My Thoughts on SpaceShipOne

Some of you have asked me what I think of SpaceShipOne. Here’s my thinking:

Thank God Someone Is Doing It

I’m happy that someone out there is pursuing private LEO tourism. LEO tourism probably is practical, and the tourism will lead to practical use in terms of creating transports.

Will there be risks? Sure—anytime you’re using a rocket, it could blow up. The risks are probably pretty small, but in the early tourism days, any vehicle’s going to be a developmental and not an operational vehicle. A developmental vehicle has risks that an operational vehicle doesn’t–and frankly, I’m not sure there’s such an animal as an operational space transport right now. Soyuz might be one, but I’m not sure if they’re still twiddling things with the system. I should know, but I don’t. STS/Shuttle is still developmental, and probably always will be. For that, you have a bunch of Congressional ass-clowns and Dick Frickin’ Nixon to thank for that.

The Concept Is Cool

I think the SpaceShipOne concept is a good one. Sure, it’s an X-15 all over again—tow a rocketship to altitude, drop it like a bomb, light the rocket, ride to space, glide to a smooth finish—but it uses a hybrid rocket motor, and I friggin’ love hybrids. Some people—my boss, for one, and it always causes an argument when he does!—call a hybrid a “throttleable solid”. As anyone who’s been around me during a viewing of Armageddon knows, “You can’t throttle a solid rocket, dammit!”

Brief Interlude Into Propulsion Terminology

Solid rocket: fuel and oxidizer are both solid, often mixed; light it and the surface burns. You can burn it like a cigarette, inside-out, or a combination. Thrust is generally related to amount of surface area burning.

Liquid rocket: fuel and oxidizer are both liquid, tanked separately, and pumped together into a combustion chamber. Some reactions happen without catalysts [hypergolic], some require sparks or heat. Hypergolics are fun to play with and, in my mind, preferable.

Hybrid rocket: one of fuel and oxidizer is solid, other is liquid. Typically the fuel is solid [fuel grain], and the oxidizer is liquid or gaseous. The classic hybrid is a through-tapped cylinder where you flow the oxidizer through the fuel grain. Most hybrids need an ignitor/heat supply. A hypergolic hybrid would be … well, it would be fucking cool as shit. [I could kill myself playing with one in so many amusing ways that I perish the thought.]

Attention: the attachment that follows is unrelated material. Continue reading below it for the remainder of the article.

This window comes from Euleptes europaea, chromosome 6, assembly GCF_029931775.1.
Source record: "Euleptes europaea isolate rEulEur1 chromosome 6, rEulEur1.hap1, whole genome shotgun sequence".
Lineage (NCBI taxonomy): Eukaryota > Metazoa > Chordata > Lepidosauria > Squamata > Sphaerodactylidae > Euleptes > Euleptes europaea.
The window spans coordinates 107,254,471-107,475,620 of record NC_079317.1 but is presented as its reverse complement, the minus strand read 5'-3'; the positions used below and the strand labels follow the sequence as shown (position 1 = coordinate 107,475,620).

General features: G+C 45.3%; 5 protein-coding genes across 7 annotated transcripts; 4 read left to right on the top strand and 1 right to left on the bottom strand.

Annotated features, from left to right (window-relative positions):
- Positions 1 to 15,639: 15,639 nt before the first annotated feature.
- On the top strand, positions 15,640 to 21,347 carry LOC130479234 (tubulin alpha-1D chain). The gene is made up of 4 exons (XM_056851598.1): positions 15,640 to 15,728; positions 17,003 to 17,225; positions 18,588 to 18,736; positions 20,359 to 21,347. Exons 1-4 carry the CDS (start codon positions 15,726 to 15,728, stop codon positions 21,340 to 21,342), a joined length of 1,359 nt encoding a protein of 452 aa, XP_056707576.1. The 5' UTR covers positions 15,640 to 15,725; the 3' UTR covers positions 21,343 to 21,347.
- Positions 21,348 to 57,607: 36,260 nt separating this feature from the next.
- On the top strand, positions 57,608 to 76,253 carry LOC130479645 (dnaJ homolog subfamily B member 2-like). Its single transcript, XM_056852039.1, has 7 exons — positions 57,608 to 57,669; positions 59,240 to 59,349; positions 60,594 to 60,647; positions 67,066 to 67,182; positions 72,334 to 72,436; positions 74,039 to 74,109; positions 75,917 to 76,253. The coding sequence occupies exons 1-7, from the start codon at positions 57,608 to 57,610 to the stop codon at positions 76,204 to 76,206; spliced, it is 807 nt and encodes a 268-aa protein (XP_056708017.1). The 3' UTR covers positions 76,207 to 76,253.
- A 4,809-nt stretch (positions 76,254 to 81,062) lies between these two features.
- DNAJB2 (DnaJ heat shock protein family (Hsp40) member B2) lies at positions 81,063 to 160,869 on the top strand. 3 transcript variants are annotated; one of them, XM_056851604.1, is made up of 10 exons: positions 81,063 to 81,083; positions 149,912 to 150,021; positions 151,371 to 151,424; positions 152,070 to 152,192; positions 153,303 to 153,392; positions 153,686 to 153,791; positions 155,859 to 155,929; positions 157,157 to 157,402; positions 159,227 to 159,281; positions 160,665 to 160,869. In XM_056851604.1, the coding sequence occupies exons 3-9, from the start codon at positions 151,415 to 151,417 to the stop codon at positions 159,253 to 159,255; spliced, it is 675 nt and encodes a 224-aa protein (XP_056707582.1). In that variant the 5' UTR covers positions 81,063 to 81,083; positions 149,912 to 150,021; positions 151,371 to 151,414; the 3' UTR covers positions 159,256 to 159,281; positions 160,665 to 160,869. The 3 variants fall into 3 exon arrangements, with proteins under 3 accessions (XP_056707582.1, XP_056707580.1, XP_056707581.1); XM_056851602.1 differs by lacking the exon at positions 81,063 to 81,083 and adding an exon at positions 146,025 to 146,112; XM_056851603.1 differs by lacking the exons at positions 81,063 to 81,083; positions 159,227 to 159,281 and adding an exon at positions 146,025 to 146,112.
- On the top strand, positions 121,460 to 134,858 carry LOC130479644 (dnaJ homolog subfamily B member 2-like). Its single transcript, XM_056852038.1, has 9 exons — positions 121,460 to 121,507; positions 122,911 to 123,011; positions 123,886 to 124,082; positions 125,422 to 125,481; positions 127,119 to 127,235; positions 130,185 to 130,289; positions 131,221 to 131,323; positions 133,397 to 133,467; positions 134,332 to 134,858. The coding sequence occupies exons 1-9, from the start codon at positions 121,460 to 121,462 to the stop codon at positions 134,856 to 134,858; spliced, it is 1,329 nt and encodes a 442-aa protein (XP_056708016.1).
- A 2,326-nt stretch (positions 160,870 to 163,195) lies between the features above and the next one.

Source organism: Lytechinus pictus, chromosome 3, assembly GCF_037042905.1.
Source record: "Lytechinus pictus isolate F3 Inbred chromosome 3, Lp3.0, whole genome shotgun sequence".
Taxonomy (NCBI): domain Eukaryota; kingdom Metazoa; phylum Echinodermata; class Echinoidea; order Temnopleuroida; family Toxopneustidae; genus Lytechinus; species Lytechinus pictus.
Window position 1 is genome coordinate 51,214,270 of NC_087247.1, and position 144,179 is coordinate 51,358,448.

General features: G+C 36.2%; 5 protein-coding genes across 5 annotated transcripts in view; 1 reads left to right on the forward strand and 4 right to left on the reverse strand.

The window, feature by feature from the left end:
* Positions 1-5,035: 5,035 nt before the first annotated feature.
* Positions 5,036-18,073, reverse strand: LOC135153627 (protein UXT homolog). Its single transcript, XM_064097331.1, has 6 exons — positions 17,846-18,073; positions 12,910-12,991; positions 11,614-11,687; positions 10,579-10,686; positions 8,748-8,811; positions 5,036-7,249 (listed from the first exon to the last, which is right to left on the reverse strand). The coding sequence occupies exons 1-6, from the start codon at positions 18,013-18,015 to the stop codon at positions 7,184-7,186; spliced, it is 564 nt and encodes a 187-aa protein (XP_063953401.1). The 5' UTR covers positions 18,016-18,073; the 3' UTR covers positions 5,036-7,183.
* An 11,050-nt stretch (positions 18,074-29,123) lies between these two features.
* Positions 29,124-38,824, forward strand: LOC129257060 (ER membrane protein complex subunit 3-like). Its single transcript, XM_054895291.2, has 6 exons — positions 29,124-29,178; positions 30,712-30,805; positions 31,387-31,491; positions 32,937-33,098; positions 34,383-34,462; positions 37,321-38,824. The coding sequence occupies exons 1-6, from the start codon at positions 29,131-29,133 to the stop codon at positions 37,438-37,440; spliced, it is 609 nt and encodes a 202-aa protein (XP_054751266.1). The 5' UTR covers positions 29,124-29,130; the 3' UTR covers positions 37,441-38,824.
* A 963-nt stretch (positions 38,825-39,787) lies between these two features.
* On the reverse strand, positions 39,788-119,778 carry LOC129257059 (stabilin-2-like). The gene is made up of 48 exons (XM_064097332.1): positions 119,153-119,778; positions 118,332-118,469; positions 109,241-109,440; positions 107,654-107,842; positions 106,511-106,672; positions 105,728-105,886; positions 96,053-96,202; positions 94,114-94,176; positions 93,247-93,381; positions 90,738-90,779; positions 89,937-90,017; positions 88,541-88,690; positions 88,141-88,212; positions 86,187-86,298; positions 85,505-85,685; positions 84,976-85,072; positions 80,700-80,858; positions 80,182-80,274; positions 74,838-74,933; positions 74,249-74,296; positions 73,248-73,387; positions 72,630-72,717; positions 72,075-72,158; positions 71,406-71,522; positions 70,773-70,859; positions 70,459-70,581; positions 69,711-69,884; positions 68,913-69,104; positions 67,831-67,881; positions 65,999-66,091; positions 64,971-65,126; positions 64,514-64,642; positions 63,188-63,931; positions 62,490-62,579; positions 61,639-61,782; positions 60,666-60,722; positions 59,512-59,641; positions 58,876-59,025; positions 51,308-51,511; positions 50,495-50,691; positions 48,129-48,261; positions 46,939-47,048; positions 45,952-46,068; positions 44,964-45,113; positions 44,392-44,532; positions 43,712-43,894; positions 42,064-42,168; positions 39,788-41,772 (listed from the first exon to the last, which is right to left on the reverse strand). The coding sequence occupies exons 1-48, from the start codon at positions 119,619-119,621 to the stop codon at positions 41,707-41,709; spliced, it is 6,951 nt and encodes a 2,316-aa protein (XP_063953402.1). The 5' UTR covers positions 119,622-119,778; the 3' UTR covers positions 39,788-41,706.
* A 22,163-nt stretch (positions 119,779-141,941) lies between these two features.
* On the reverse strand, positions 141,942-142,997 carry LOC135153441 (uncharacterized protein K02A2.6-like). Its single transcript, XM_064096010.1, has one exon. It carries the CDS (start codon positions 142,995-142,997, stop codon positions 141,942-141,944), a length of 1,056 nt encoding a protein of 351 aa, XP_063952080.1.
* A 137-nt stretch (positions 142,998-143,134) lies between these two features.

Hybrids are cool as hell because you can include them in the structure of your [disposable] rocket, much the same way that liquid rockets often use the pressurized tanks as structural members. Yes, this makes for fun structural calculations as you start to exhaust your fuel supply, but that’s what we have those weenies for!

The SSO hybrid uses N2O and HTPB—yep, laughing gas and rubber. The last hybrid I played with fired was a clear acrylic with either N2O or NO–I forget which. It was a bench unit about a foot long, and if you had a high-speed camera, you could watch the flame propogate down the tube as it lit. Bad-ass.

Why Private Entrepreneurship is Important to Privatized Manned Spaceflight

Look, what we do in Manned Spaceflight in NASA just isn’t applicable to the average Joe Millionaire wanting to drop $500k on a 30-minute trip to space. STS is developmental and mission-specific; the US hasn’t developed a winged crew-to-space vehicle since the X programs. That’s forty years, folks.

Someone’s going to have to figure out how you do this economically. I think a two-bird approach like SSO is going to be the end result—mainly because Single Stage-to-Orbit is the pipe dream of the people who don’t have a fucking clue about propulsion. [Come on, if a bunch of ignorant Alabama kids can do the mass fraction calculations of SSTO spaceflight and see that you get 2-3% cargo at best on a back-of-the-envelope, no-iteration, liberal-as-hell calculation, then some Ph.D’d eggheads has to know it’s impractical.] I think a rocket-fired first stage is also impractical because of the risks and the ground clearance you’d need to rip one off; an airplane first will allow you to use major airports.

That someone to do something economically, though, is not NASA. NASA does nothing economically–we have all these standards to kill the profit line. They’re necessary for developmental vehicles, but not operational stuff.

People want to go to LEO. Someone with the bucks to sink in capital can make it happen. Maybe it’s Rutan and Co. But it’ll be someone.


  1. The parasite rocket is a very interesting configuration.

    Northrop had a design for the SLI/next gen launcher that was similar but scaled up a lot. A giant flying wing, 6 GE90-110B1 engines, 2 sets of landing gear from the A-380. The rocket would have a gross weight of 1 million pounds alone. A beautiful mass fraction, could be launched from any 10,000 ft runway. Light off the rocket anyplace that’s convienent for the orbit. Working name “Rodan.”

    Sadly they went with something much more conventional.

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